On 6 August, NASA’s Mars Science Laboratory (MSL) is set to deliver the Curiosity rover onto the Red Planet’s surface.
The landing in Gale Crater will mark the start of an ambitious exploration programme studying Mars’ habitability, climate and geology and collecting data for a future human mission to Mars.
During MSL’s critical entry, descent and landing phase, approximately 06:15-07:30 CEST, ESA’s Mars Express orbiter will perform a complex tracking operation.
The European spacecraft will be in an ideal position to record signals from the NASA lander to help scientists reconstruct the entry and landing profile to improve our understanding of the Red Planet’s atmosphere.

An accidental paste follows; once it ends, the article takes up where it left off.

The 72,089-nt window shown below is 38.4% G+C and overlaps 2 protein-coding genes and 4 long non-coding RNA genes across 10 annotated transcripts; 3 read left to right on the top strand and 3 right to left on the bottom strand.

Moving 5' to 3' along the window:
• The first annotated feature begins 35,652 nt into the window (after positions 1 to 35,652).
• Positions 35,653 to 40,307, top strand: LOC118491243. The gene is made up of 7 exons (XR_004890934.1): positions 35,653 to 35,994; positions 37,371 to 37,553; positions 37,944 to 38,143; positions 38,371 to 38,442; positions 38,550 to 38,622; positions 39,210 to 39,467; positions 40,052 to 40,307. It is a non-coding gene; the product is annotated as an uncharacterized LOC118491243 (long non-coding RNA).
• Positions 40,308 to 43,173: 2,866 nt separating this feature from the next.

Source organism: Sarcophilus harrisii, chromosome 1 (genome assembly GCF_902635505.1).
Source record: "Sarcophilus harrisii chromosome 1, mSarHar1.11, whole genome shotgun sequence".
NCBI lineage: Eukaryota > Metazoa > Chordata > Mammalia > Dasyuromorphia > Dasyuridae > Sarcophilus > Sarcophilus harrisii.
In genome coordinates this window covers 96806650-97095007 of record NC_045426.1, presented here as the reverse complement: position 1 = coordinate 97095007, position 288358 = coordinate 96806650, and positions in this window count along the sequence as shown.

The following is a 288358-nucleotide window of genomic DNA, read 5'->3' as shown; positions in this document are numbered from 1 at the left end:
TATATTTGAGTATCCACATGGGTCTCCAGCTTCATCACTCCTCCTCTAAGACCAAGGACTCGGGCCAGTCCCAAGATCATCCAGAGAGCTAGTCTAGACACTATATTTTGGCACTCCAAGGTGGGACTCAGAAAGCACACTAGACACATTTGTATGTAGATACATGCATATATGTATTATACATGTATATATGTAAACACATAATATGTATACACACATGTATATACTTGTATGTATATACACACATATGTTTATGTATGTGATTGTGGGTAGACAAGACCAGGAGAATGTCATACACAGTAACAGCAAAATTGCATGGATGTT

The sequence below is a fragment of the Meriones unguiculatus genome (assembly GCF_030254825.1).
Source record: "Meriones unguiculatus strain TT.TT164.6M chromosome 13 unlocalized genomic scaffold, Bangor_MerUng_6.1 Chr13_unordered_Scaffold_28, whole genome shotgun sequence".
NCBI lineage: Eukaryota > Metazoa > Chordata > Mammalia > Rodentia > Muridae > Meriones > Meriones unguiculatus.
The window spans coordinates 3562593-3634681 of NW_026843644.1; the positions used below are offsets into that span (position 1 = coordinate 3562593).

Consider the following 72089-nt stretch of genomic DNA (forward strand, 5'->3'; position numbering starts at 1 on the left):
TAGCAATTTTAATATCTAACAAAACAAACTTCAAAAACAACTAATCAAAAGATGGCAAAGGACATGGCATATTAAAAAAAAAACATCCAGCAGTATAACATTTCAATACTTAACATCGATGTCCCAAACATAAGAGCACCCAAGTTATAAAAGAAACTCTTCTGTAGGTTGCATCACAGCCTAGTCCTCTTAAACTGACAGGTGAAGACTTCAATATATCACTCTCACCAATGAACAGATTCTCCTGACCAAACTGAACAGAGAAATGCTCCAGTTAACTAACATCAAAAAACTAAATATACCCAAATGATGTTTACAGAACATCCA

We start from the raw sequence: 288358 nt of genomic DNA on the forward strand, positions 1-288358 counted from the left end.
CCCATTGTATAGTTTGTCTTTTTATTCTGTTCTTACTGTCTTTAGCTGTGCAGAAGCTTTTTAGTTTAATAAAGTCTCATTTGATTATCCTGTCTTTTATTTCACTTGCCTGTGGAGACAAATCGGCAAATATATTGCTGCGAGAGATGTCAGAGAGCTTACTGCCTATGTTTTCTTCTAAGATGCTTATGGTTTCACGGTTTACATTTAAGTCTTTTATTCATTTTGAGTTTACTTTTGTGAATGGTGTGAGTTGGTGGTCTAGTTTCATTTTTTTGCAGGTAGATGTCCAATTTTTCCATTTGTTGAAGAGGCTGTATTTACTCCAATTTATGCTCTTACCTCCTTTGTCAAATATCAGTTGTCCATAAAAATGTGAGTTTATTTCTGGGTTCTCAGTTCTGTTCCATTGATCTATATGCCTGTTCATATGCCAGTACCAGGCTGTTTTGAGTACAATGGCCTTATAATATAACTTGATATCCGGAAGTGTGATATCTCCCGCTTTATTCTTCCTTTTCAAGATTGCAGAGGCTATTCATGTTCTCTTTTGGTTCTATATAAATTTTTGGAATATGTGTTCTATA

Confirmation of touchdown by NASA is set for 07:31 CEST.
ESA’s tracking and data recording by Mars Express will be a crucial back-up to NASA’s own tracking efforts.
The Agency’s ground network of 35 m-diameter deep-space antennas will also support the landing, standing by as ‘hot back-up’ to NASA’s own deep-space network.